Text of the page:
Monday, 22 January 2007

Nature notes: From Acorns grow mighty oaks

Walking the dog last autumn I also gathered a bag of acorns for Richard, our pet pig. And while gathering them I pondered why there were so many acorns. A huge oak produces vast numbers of acorns year after year (does anyone know exactly how many?), and an oak may live for several hundred years. But in the grand scheme of life, all it really needs to do is reproduce itself. So why does it have so many acorns? One possible explanation is that it prevents a disease, such as Dutch Elm which devasted the largely clonal English Elms, from wiping the entire species out. But another idea which occurred to me is that it may be a mechanism for preserving a species over longer periods of time. Perhaps time on a geological scale. Is it possible, for instance that among those millions and millions of acorns that there is one that could grow into an oak that is adapted to tropical conditions? One that is not deciduous? One that is capable of surviving arctic conditions? One that can survive waterlogged soils? This seems highly probable. This means that over a period of centuries, when climate change becomes a reality, the odd oak would survive, to start new generations. Just a thought -- and not something it would be very easy to demonstrate experimentally.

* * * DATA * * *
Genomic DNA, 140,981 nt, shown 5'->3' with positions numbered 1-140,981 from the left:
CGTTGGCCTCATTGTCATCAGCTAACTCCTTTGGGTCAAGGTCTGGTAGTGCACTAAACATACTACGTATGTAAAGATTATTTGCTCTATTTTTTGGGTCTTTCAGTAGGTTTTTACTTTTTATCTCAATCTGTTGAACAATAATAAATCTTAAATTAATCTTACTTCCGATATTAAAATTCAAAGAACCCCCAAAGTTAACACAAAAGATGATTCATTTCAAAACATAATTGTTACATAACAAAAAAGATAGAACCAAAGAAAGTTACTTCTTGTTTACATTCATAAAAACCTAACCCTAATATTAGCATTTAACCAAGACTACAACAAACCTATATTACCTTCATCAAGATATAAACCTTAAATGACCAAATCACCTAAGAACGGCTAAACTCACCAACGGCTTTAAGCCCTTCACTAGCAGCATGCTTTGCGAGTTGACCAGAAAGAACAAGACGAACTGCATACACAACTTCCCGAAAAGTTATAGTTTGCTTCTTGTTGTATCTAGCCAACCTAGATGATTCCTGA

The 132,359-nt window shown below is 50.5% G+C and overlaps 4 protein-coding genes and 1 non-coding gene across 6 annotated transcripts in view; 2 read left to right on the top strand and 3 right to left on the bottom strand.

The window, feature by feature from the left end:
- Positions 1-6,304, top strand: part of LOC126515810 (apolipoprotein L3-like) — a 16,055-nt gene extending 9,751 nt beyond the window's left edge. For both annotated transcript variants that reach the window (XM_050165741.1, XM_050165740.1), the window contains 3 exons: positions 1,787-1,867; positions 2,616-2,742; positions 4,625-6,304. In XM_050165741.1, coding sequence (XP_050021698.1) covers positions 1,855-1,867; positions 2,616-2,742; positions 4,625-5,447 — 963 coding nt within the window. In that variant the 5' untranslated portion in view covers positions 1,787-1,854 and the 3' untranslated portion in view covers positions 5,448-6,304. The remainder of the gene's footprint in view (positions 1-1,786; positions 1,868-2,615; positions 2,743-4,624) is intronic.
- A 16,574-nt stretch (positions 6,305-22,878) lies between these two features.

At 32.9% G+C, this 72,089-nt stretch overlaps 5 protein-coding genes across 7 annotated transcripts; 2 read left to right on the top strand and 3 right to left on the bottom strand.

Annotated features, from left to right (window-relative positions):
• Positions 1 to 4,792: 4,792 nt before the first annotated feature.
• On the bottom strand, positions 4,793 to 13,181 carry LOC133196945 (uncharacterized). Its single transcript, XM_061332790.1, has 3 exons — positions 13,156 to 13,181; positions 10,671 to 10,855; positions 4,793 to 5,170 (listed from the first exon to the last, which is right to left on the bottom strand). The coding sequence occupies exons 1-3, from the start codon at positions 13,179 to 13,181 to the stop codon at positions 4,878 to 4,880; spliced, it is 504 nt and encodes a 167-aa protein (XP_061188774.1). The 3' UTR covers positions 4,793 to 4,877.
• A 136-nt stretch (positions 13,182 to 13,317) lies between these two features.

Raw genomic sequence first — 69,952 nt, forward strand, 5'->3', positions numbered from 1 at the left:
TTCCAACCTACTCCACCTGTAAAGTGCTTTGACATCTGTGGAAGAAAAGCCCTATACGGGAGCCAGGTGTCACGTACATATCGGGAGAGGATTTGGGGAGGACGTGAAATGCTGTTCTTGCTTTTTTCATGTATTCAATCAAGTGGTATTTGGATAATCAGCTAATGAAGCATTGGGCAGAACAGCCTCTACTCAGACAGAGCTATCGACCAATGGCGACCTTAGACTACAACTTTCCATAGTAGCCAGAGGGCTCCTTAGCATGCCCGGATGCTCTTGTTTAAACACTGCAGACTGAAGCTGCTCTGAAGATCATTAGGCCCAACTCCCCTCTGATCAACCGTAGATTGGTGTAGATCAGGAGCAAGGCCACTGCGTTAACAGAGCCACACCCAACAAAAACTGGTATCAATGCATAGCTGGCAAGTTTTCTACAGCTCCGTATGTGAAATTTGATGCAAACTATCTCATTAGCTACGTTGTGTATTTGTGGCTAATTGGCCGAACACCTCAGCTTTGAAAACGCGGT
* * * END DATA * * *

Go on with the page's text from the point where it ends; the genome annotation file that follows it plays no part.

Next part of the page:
There was a bumper acorn crop last year in Suffolk, and there was also a bumper crop of blackberries, which are now withered and dry on the bramble bushes. This latter is worrying -- where were all the birds that normally would have grown fat on the crop? A stretch of hedgerow that would have had perhaps 2 or 3 pairs of whitethroats, a pair of lesser whitethroats a blackap etc etc, had but a single pair of whithtroats nesting in it, and during the migration season no noticeable influx of birds. Where are all the birds? As I write, early in 2007 it is still noticeable how few birds there are around compared with previous years. But more worrying is if I think back over the 50 years I have been watching birds, there is a huge number of species, once abundant, now rarely seen, a huge number of birding localities disappeared under concrete. And that's without taking into account of the millions and millions of hectares of habitat that have disappeared in the wintering grounds of our summer migrants. In fact it's a miracle there are any summer migrants left.

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